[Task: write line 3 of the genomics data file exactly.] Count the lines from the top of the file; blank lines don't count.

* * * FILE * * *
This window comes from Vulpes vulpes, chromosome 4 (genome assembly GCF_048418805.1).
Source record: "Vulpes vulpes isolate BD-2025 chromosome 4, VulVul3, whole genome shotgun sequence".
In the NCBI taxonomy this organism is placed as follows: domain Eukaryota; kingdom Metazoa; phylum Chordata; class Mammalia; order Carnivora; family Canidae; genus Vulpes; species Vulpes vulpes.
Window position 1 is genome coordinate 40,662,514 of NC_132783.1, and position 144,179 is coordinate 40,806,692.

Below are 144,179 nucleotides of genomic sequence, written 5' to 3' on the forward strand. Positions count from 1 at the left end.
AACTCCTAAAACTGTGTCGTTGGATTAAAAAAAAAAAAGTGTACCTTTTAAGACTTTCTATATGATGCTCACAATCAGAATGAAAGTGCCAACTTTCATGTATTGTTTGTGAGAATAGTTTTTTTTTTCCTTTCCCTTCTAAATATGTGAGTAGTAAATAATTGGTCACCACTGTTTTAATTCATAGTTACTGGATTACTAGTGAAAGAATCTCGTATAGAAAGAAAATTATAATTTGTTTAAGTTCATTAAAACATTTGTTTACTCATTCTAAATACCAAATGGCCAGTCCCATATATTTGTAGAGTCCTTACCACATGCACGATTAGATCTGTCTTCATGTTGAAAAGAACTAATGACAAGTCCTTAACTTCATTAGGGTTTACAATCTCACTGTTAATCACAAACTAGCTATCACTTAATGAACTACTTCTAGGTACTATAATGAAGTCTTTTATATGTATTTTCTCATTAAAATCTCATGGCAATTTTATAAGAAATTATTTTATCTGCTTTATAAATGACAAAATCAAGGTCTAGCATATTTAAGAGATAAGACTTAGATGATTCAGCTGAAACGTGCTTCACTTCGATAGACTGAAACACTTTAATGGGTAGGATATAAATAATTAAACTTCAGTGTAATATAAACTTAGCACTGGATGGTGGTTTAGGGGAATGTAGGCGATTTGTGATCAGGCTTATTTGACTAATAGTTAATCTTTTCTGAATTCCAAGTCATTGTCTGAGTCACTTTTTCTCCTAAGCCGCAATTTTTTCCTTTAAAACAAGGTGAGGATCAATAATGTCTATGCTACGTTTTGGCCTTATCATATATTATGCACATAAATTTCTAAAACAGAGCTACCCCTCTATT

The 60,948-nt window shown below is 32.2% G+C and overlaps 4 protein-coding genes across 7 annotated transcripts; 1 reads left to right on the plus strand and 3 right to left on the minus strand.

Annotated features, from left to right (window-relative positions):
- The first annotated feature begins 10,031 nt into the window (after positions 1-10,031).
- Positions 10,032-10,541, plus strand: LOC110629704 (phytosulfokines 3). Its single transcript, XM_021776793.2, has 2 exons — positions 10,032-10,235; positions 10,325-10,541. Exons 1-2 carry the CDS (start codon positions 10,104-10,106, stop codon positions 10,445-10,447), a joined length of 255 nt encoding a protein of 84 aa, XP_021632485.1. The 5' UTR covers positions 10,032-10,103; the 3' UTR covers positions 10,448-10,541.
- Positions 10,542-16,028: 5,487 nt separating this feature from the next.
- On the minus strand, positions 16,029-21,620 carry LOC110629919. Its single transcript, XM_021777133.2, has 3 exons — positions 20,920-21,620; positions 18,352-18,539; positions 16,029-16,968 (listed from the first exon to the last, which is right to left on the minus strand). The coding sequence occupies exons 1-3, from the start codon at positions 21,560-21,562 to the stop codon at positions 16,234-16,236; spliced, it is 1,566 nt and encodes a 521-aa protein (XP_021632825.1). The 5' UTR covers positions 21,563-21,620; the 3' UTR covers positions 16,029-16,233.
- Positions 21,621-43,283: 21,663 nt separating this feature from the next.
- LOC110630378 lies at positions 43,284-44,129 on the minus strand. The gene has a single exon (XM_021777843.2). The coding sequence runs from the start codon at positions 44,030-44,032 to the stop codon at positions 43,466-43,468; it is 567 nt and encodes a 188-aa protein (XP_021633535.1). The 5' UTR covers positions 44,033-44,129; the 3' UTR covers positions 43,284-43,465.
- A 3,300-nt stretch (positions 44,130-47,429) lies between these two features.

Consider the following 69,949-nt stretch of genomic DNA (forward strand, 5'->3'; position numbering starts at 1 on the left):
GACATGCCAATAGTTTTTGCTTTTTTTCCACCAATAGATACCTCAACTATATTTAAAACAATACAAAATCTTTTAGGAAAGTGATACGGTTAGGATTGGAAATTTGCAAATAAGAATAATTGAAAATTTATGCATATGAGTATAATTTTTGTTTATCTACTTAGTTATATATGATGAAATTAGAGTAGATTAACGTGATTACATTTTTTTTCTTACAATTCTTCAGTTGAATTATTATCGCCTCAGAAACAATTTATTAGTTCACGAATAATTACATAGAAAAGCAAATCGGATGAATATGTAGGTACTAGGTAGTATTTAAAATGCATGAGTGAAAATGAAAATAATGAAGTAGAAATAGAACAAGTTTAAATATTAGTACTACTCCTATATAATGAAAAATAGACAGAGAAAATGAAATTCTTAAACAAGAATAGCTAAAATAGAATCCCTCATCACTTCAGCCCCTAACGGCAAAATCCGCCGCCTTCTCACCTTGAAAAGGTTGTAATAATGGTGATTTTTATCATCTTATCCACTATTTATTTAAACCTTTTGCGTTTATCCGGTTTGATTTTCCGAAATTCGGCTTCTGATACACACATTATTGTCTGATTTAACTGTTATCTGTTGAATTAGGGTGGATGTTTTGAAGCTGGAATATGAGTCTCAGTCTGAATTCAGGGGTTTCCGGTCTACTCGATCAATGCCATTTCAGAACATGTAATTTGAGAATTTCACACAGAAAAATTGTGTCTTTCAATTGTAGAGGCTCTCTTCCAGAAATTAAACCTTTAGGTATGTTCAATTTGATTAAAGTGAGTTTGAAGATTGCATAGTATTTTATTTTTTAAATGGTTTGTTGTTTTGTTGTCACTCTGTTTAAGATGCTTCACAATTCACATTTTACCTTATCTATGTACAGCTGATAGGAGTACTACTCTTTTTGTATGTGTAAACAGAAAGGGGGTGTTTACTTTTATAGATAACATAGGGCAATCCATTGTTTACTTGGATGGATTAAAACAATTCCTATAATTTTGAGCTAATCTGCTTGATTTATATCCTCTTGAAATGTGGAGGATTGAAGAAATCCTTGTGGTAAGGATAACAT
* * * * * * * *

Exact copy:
In the NCBI taxonomy this organism is placed as follows: domain Eukaryota; kingdom Metazoa; phylum Chordata; class Mammalia; order Carnivora; family Canidae; genus Vulpes; species Vulpes vulpes.